Meet our writers

 







Reflections November 2015

The Raven Lunatic

We Gather Together Over Green Bean Casserole

By Amy Abbott

This morning he was up again early, preparing some of the items needed for the big day. In his spare time, he made banana bread with the aging bananas I was saving to make penicillin.

For days now the Gourmet Cook in our house has been planning his next moves. I see the fire in his eyes —Thanksgiving is days away. He is Indiana Jones seeking the Ark of the Covenant, which he then bakes into a tasty holiday casserole.

I’m an everyday cook, and I worked up to the title. After years of not cooking, I took over the Monday through Friday routine. I’m getting better, though some recipes still mystify me.

My beloved and I plot out the week’s meals every Saturday morning. I eschew anything with more than 10 ingredients, so when he wanted mulligatawny soup last week, I balked. I prepared the ingredients and materials needed so when he came home from work, it was ready for him to prepare.

This makes me a sous chef.

Mulligatawny is an Indian soup full of curry, other spices, and vegetables in chicken broth, which has a heavenly flavor. Seinfeld fans might remember it as Elaine Benes’ favorite from the “Soup Nazi.” (No soup for you!)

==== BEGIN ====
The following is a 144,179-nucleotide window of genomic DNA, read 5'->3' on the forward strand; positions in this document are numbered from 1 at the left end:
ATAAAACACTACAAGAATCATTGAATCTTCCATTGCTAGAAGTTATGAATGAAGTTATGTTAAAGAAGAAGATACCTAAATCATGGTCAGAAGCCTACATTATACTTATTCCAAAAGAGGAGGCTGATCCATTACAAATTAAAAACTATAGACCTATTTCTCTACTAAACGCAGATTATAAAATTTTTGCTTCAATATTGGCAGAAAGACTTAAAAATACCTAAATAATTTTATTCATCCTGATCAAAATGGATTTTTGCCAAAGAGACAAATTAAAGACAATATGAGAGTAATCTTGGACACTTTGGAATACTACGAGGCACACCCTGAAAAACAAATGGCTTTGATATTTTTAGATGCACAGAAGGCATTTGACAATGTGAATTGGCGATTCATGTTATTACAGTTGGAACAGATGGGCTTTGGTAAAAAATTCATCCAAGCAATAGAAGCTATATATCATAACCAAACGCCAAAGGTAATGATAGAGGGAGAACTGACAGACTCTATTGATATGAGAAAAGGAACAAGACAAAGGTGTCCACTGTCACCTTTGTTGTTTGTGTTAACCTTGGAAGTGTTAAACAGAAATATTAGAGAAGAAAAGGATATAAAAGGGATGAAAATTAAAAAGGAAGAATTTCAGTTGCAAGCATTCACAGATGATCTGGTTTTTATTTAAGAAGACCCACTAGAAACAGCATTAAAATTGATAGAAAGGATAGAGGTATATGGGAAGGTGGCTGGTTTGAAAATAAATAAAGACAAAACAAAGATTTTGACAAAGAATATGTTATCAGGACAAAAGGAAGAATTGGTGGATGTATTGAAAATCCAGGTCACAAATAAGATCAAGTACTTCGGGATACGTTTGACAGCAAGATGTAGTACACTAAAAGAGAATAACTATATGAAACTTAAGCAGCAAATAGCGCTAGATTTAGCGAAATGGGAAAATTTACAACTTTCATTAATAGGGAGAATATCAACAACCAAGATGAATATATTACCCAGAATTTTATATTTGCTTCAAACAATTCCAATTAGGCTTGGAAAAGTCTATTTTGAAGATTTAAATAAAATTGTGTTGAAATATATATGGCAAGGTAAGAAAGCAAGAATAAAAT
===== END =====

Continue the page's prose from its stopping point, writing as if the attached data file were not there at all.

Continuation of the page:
On Thanksgiving morning, I’ll be his sous chef. As I will be downing a few mimosas between watching the Broadway promos in the hour before the Macy’s parade and taking orders from the chef, you may add two tiny letters, an ‘e’ and a ‘d’ to the end of sous.

Call me his soused chef.

My husband is a marvelous cook, with incredibly high standards, a reflection of his late mother. He can be a little intense, though, like when I suggested he could buy a pie crust.

Our previous kitchen didn’t have the counter space to prepare the dough so he spread it out on the kitchen table, which wasn’t ideal. After years, he finally bought the famous “pie crust in a bag.”

Yesterday he reverted to his old ways, using the expanded peninsula we added when remodeling our kitchen last year. He made six homemade crusts, delighted with the Crisco buttery-flavored sticks he bought for pies. Milling his own flour is most likely next.

Earlier in the weekend he made a pilgrimage alone to the store. He wrote a list, organized by category. How has he stayed married to me for almost three decades when my idea of a list is an illegible scribbled note on the back of a used envelope?

This morning he was up again early, preparing some of the items needed for the big day. In his spare time, he made banana bread with the aging bananas I was saving to make penicillin.

We’ve had one small spat during this Holy Time of Preparation. Our son, who lives a thousand miles away, is coming home and has requested a baked potato casserole. I told my husband that I wanted to make it, but he insists on making everything. While I was initially offended, who am I to argue with someone who obviously gets so much pleasure out of cooking?

I get pleasure from eating, so we make a great pair. And lucky for him, there are going to be a lot of other hungry people at our house on Thursday.

 

Amy McVay Abbott is an Indiana writer and the author of three books. Visit her website at www.amyabbottwrites.com.

Meet Amy